final bike rack installed

Monkey Bar Storage – Bike Rack Review

 

So easy even a monkey could do it

I recently found myself in possession of a 4-bike storage rack from Monkey Bar Storage. Which was a fortuitous turn of events, because am also in possession of several bikes parked on the floor in my garage. And they are a frequent source of frustration.

Hyperbole Alert: This photo represents the number of bikes it felt like I had in my garage.

Getting your bikes, and anything else, off the floor is a great way to organize your garage. Hanging items keeps them safer (no knocking things over) and you safer (no stubbed toes, bruised shins, or getting pinned under a pile of bikes). Plus stuff up off the floor looks nicer and makes the garage floor easier to clean.

Now my garage is what my husband likes to call the Hodge Podge Lodge…we place a high value on “use what you have” organizing, which means accepting hand-me-down shelving from my sister to store my work supplies (luckily my sister doesn’t buy junk, so they’re nice shelves) and using the ol’ pine-board-and-cinder-block system leftover from college to house bins of sporting equipment.

But even when channeling my inner MacGyver, I could not come up with what I felt was a safe and useful system for storing my family’s bikes. For this I needed to turn to the professionals. Enter Monkey Bar Storage.

Full Disclosure: Monkey Bars sent the bike storage rack for review. This review is a completely objective overview of my experience.

The Bike Rack Arrived

bike rack package

Huzzah!

bike rack tools

The install requires just a few common tools.

bike rack parts

Along with the package contents.

bike rack package trash

Side note, the packaging leaned towards the minimal, with only a little garbage

bike rack package recycling

and some recycling, which I really appreciate.

Installation Was Simple

The instructions took great care to make sure you install the brackets into studs. You can understand why when you consider that this bar is going to hold a heck of a lot of weight on just two brackets. Those suckers darn well better be secure. The instructions recommend you tap a test nail into the spot where you think you’ve found a stud. This was good advice, as for some reason, my stud finder sucks, and tends to be overly optimistic about its stud-finding capabilities.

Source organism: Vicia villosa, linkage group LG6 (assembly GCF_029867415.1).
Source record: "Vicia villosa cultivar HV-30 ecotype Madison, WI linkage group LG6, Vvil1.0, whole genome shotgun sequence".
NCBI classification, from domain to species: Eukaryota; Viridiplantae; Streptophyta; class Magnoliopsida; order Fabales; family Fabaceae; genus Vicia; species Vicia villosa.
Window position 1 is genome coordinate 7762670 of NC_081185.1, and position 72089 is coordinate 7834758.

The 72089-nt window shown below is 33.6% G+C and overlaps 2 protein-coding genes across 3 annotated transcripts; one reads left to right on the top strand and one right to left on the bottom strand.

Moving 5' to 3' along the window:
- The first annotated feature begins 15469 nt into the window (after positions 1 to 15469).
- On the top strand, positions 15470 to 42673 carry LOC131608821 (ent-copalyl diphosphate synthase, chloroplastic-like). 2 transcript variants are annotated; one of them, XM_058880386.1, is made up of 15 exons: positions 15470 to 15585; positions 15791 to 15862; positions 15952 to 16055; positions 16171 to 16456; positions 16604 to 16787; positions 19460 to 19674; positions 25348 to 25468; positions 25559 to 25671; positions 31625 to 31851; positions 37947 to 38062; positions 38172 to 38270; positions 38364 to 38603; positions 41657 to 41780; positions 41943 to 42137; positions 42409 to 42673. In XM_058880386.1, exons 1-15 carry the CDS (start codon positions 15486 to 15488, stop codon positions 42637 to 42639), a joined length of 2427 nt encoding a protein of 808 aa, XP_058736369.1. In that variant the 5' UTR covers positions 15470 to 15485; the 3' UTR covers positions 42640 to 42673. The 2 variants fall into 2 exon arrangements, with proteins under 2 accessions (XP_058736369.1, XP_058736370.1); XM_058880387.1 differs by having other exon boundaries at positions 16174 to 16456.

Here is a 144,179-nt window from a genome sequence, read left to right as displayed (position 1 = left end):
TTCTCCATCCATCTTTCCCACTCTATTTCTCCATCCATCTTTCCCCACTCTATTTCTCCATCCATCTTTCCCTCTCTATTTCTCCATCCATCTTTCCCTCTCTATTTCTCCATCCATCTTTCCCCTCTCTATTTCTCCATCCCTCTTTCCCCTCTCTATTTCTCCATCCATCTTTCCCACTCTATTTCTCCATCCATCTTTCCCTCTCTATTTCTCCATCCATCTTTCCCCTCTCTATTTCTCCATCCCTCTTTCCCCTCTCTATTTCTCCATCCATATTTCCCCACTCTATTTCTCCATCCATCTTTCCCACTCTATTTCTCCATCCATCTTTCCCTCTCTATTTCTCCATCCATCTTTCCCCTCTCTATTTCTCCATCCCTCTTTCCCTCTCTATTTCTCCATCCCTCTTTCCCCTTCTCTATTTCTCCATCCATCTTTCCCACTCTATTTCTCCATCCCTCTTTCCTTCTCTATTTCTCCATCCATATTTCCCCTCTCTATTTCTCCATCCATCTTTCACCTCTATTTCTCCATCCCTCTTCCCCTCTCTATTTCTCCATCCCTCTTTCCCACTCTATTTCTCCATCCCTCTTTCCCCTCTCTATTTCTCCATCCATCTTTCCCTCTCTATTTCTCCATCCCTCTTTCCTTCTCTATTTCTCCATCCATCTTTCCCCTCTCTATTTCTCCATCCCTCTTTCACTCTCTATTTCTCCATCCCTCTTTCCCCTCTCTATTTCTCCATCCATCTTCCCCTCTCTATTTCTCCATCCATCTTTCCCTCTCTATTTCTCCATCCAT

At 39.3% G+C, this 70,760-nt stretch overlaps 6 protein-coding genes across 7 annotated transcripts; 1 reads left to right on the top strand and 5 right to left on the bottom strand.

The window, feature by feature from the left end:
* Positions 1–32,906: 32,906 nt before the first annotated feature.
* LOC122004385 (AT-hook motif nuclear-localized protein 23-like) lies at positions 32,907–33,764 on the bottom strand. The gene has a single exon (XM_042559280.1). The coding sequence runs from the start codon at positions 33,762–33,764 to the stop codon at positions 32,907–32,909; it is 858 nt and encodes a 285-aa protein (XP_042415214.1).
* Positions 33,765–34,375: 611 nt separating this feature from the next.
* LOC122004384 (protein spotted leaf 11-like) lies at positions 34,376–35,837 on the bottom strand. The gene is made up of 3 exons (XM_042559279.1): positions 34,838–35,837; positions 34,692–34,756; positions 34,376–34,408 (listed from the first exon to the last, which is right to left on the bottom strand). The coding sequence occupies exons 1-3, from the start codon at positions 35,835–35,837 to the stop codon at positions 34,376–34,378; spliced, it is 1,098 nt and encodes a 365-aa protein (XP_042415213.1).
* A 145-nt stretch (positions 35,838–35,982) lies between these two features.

bike rack install measurement

After you find a stud, level your bracket at the desired height (mine is 6’6” off the floor, allowing for bike height and overhead garage door track) and mark where your bracket goes.

Note the two nail hole marks. And the circle drawn around one of them, because while I may have a crappy stud finder, this is not my first rodeo – I know it takes 2.3 seconds to forget which hole was the “good” one. The pencil is your friend. Also the camera adds 10 pounds to your arm. And age spots.

bike rack installation drilling
Gentlemen, start your drills! This is the part that I think is the hardest…trying to drill above head-height, into a stud. Using a ladder would certainly help, for leverage. I chose to outsource to my husband.

Note the hairy arms and head that can look a 6’6” pencil mark nearly in the eye.

bike rack install bracket

Then use the included screws to mount the bracket.

Whoops, phillips drill bit/phillips screwdriver was not mentioned under “What you will need” in the directions. But really, if you can’t lay your hands on a phillips screw driver on short notice, you’re probably not tackling this project in the first place.

bike rack bracket #2 install

Rinse and repeat for the the other bracket, approximately one bar-length away from bracket #1.

final bike rack installed

The bar inserts easily and the hooks clip on intuitively.

Note the cameo appearance by my sister’s shelves on the left and the ladders on the right. The 4th bike is in the house, on a trainer. The fact that I do not know how to remove that bike from the trainer may be fodder for another blog post.

Chez nous, we like to work under a high degree of difficulty (read: we didn’t want to bother moving the shelves and the ladders). We had no problem installing the unit with these items in situ. You might prefer to clear the area of items before you install, because you’re, IDK, sane.

Also note: the bar appears to be high on the left. However, the level showed the bar was dead on level. I think my garage floor may be slanted towards the door for drainage purpose. At any rate, it’s not a fashion show. The bikes are off the floor, and that is awesome.

bike rack screws
At the end of the project, I was left with two screws.

Always a little unnerving, but two people with knowledge of tools and college degrees read and re-read the instructions and these dudes were never mentioned. The real proof of the pudding is that the bar and my bikes have remained in place for over a week. The project has been deemed a success.